Educational Wealth Gap

Ideas and Issues

New Orleans: I was reminded in Chicago this week that May Day is not only the great international day of solidarity, but also “decision” day for tens of thousands of high school seniors, marking one of the more important milestones in their young futures as they select a college.  The lovely young daughter of dear friends and co-workers was struggling to decide between a host of some of the best colleges in the country, exactly where she would learn the most, be happiest, and prepare best for the magical adventure of her life.  Her parents, being community and labor organizers – my comrades!, were also struggling in the doting way of all parents between what would make their eldest most happy and how in the world they would ever finance the package, no matter where she chose to go!

 It is not a comfort clearly, but the dilemma they were facing with their typical courage and clear eyed conviction, is the dilemma that working families are in fact losing today all over the country as their children make similar choices.  There is a growing “wealth gap” in higher education that is being increasingly documented and redefining in a more severe way what Americans actually mean by elite education.

 In the 42 most selective public, state universities – including California, New York, and Michigan as outstanding examples – 40% of this year’s freshman come from families making more than $100000.  Only 5 years ago the number was less than one-third – 32% — according to the Higher Education Research Institute as quoted in a recent New York Times article.  Keep in mind that only 20% of American families make that kind of bread. 

 In 2000 some 55% of freshmen at all 250 of the most exclusive and elite educational institutions – public and private – came from households in the top quadrille of family income.  Only five years before in 1995 the number was 46% in the top quadrille.  Make a safe bet that in 2005, the number will be up significantly again.   At Harvard the median family income is $150000.  At the public University of Michigan about half make more than $100000 per family, and half make less.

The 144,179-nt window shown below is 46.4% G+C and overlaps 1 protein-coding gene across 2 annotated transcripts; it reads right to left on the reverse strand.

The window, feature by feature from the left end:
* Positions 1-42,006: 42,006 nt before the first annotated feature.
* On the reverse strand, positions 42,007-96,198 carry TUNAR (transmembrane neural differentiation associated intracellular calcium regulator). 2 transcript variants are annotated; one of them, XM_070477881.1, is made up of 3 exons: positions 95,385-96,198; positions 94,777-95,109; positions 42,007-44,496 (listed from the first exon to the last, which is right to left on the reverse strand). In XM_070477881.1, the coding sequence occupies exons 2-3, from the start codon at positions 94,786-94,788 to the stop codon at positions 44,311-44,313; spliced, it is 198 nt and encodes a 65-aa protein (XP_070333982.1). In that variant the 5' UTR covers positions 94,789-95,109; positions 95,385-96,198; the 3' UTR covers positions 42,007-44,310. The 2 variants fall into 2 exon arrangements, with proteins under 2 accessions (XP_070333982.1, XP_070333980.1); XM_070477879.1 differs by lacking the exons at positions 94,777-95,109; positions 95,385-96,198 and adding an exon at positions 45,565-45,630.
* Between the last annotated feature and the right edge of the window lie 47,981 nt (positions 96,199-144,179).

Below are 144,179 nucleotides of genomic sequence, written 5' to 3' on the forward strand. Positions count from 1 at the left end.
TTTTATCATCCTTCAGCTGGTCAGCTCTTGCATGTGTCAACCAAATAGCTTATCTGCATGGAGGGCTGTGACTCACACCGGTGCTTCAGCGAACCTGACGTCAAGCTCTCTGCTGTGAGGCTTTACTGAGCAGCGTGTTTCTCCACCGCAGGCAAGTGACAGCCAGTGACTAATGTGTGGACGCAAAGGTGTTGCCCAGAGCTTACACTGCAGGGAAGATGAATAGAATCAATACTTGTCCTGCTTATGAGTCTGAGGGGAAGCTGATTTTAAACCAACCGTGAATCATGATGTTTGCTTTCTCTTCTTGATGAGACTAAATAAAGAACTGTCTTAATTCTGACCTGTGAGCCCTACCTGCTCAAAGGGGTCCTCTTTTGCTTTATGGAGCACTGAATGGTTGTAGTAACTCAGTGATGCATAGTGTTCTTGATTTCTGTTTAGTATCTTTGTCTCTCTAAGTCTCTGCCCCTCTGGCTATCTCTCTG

Some educators are expressing surprise, but one wonders why.  There has been an increasing wealth gap in this country accelerating for the last decade or more and the current federal administration is committed to increasing the gap.  Why would increasing class differences not be reflected in higher education at elite universities?  If anything one should not be shocked to find that such institutions are modeling the wealth gap.

 There are few of us with children on the threshold of these decisions that cannot name handfuls of cases where these bright lights with such radiant futures are forced to choices driven by economics.  Even crossing the line into the top quadrille, when one looks at the gross price tags of elite education that now run from $120000 to $160000 for four years, the package has to be outstanding for these solidly middle income families to shoulder the weight involved in carrying half of that amount in debt and desperate with jobs increasingly tentative and contingent even at these relatively upper levels. 

 A good friend who is a professor at an outstanding public university stated the obvious to me a couple of years ago – that hardly a percentage point or two separated the quality of education between the top universities and an overwhelming number of the rest, and most of that could be made up easily by the student’s application.  All true, if one were talking simply about education.  All wrong, though when one is talking about equity and opportunity.  Doors open.  Doors slam shut.

 In the simple decisions of my friends’ daughter magnified in smiles, tears, hope, and desperate resignation hundreds of thousands of times over, we are watching the inexorable march to an increasingly class bound and destined society.  

 Such decisions should be on some other day than May Day, because there’s no solidarity here at all.